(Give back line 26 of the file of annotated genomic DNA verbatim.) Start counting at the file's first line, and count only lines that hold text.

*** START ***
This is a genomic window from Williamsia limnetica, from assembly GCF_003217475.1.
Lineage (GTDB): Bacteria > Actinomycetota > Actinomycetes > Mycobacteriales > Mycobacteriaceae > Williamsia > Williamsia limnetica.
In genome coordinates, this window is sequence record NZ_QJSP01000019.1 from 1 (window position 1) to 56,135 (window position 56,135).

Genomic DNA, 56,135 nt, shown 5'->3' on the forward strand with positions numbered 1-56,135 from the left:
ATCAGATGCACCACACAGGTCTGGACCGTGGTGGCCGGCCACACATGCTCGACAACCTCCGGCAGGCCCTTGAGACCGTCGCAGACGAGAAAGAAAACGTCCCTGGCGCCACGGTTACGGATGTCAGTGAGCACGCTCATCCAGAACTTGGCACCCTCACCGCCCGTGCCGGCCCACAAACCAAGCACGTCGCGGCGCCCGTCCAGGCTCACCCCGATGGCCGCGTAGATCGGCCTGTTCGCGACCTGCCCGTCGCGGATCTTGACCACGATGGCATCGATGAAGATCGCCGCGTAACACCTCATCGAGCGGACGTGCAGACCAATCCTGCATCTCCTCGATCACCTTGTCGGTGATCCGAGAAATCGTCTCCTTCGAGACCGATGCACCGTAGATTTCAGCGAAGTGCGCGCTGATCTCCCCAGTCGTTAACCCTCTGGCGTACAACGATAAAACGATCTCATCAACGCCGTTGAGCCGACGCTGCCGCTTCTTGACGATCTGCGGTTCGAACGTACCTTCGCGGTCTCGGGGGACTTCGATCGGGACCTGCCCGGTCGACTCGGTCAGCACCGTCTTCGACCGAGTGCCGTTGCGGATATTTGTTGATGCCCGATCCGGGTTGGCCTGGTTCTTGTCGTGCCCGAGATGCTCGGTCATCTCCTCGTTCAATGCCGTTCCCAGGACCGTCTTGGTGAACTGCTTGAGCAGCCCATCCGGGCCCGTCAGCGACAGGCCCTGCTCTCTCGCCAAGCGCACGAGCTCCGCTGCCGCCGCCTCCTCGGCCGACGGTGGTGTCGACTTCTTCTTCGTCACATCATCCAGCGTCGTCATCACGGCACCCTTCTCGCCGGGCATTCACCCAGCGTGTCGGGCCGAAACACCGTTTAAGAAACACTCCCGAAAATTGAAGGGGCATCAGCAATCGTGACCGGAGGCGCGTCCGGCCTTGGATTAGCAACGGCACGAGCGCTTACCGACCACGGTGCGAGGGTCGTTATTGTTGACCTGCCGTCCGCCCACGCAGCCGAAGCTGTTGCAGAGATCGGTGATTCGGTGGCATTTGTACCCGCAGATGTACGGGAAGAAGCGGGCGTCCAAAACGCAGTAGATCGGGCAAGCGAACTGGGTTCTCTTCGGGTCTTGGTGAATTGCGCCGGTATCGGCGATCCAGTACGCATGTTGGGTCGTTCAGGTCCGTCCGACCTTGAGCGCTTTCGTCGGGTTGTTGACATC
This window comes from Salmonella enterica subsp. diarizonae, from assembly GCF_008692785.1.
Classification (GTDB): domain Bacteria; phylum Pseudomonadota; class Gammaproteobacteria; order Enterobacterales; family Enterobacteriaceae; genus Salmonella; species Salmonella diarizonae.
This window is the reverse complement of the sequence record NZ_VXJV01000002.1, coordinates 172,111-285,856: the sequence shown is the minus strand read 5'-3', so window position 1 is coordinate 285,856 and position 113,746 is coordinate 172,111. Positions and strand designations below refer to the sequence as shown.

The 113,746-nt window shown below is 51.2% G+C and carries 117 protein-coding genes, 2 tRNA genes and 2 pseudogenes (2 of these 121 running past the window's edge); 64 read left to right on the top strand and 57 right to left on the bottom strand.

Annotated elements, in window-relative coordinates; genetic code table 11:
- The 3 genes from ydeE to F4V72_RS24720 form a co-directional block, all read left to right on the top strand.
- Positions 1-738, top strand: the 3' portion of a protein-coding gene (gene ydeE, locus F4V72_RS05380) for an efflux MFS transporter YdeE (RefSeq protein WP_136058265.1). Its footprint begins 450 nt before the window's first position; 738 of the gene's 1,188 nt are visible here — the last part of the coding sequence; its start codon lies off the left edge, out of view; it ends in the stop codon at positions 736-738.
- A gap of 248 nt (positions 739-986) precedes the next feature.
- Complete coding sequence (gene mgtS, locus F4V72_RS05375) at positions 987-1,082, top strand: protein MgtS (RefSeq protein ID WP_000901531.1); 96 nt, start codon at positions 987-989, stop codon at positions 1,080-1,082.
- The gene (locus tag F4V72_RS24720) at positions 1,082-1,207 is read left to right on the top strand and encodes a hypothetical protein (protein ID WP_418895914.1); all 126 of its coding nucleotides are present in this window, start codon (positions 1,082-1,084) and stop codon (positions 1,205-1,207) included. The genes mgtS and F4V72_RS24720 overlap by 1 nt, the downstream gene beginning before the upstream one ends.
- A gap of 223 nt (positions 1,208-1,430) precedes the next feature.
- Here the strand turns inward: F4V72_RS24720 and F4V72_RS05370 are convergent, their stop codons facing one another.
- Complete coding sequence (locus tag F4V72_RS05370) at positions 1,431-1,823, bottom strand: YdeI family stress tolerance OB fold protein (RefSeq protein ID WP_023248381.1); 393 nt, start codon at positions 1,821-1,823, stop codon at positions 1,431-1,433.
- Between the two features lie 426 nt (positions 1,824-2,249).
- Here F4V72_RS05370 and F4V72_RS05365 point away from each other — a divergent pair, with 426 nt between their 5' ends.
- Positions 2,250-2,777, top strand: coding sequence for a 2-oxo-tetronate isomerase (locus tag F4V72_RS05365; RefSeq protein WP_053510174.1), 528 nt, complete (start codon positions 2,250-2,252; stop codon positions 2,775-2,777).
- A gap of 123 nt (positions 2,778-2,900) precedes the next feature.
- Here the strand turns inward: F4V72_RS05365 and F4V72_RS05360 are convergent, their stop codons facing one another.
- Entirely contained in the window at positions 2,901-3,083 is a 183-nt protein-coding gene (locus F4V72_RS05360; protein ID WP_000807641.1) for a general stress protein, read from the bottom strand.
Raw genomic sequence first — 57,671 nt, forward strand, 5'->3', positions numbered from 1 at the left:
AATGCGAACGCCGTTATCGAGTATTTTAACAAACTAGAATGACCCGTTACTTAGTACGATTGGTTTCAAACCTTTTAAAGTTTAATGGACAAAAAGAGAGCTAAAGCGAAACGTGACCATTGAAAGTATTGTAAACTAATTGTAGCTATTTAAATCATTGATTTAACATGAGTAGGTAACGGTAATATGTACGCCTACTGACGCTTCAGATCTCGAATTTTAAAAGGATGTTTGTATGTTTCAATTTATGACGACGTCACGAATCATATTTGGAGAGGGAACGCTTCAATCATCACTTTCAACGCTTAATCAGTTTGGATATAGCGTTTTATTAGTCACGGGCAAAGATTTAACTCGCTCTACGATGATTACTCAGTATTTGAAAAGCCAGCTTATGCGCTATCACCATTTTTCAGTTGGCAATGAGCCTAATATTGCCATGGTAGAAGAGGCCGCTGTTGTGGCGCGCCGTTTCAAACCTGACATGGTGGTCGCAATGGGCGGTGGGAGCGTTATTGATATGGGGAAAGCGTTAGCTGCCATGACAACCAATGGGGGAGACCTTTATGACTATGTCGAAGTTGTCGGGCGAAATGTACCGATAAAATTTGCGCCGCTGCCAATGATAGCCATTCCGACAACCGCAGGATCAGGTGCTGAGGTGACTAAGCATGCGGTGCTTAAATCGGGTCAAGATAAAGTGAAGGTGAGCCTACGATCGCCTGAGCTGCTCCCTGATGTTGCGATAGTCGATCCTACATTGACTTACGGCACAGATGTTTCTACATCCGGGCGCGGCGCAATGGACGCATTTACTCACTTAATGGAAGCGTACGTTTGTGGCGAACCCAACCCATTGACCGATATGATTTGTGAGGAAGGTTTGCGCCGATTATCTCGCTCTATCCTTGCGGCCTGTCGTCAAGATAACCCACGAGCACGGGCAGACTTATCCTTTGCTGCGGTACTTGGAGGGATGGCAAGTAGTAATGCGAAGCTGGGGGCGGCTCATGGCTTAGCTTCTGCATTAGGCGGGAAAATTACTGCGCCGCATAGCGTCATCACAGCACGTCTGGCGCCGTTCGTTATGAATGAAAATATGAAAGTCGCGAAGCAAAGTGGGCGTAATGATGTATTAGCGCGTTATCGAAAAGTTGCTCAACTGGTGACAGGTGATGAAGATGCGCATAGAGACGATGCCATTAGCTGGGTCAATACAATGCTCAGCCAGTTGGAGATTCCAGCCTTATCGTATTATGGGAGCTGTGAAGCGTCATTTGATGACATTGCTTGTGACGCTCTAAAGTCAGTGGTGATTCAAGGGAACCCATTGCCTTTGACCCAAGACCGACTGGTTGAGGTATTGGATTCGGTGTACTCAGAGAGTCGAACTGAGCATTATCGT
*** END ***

AATGCGAACGCCGTTATCGAGTATTTTAACAAACTAGAATGACCCGTTACTTAGTACGATTGGTTTCAAACCTTTTAAAGTTTAATGGACAAAAAGAGAGCTAAAGCGAAACGTGACCATTGAAAGTATTGTAAACTAATTGTAGCTATTTAAATCATTGATTTAACATGAGTAGGTAACGGTAATATGTACGCCTACTGACGCTTCAGATCTCGAATTTTAAAAGGATGTTTGTATGTTTCAATTTATGACGACGTCACGAATCATATTTGGAGAGGGAACGCTTCAATCATCACTTTCAACGCTTAATCAGTTTGGATATAGCGTTTTATTAGTCACGGGCAAAGATTTAACTCGCTCTACGATGATTACTCAGTATTTGAAAAGCCAGCTTATGCGCTATCACCATTTTTCAGTTGGCAATGAGCCTAATATTGCCATGGTAGAAGAGGCCGCTGTTGTGGCGCGCCGTTTCAAACCTGACATGGTGGTCGCAATGGGCGGTGGGAGCGTTATTGATATGGGGAAAGCGTTAGCTGCCATGACAACCAATGGGGGAGACCTTTATGACTATGTCGAAGTTGTCGGGCGAAATGTACCGATAAAATTTGCGCCGCTGCCAATGATAGCCATTCCGACAACCGCAGGATCAGGTGCTGAGGTGACTAAGCATGCGGTGCTTAAATCGGGTCAAGATAAAGTGAAGGTGAGCCTACGATCGCCTGAGCTGCTCCCTGATGTTGCGATAGTCGATCCTACATTGACTTACGGCACAGATGTTTCTACATCCGGGCGCGGCGCAATGGACGCATTTACTCACTTAATGGAAGCGTACGTTTGTGGCGAACCCAACCCATTGACCGATATGATTTGTGAGGAAGGTTTGCGCCGATTATCTCGCTCTATCCTTGCGGCCTGTCGTCAAGATAACCCACGAGCACGGGCAGACTTATCCTTTGCTGCGGTACTTGGAGGGATGGCAAGTAGTAATGCGAAGCTGGGGGCGGCTCATGGCTTAGCTTCTGCATTAGGCGGGAAAATTACTGCGCCGCATAGCGTCATCACAGCACGTCTGGCGCCGTTCGTTATGAATGAAAATATGAAAGTCGCGAAGCAAAGTGGGCGTAATGATGTATTAGCGCGTTATCGAAAAGTTGCTCAACTGGTGACAGGTGATGAAGATGCGCATAGAGACGATGCCATTAGCTGGGTCAATACAATGCTCAGCCAGTTGGAGATTCCAGCCTTATCGTATTATGGGAGCTGTGAAGCGTCATTTGATGACATTGCTTGTGACGCTCTAAAGTCAGTGGTGATTCAAGGGAACCCATTGCCTTTGACCCAAGACCGACTGGTTGAGGTATTGGATTCGGTGTACTCAGAGAGTCGAACTGAGCATTATCGT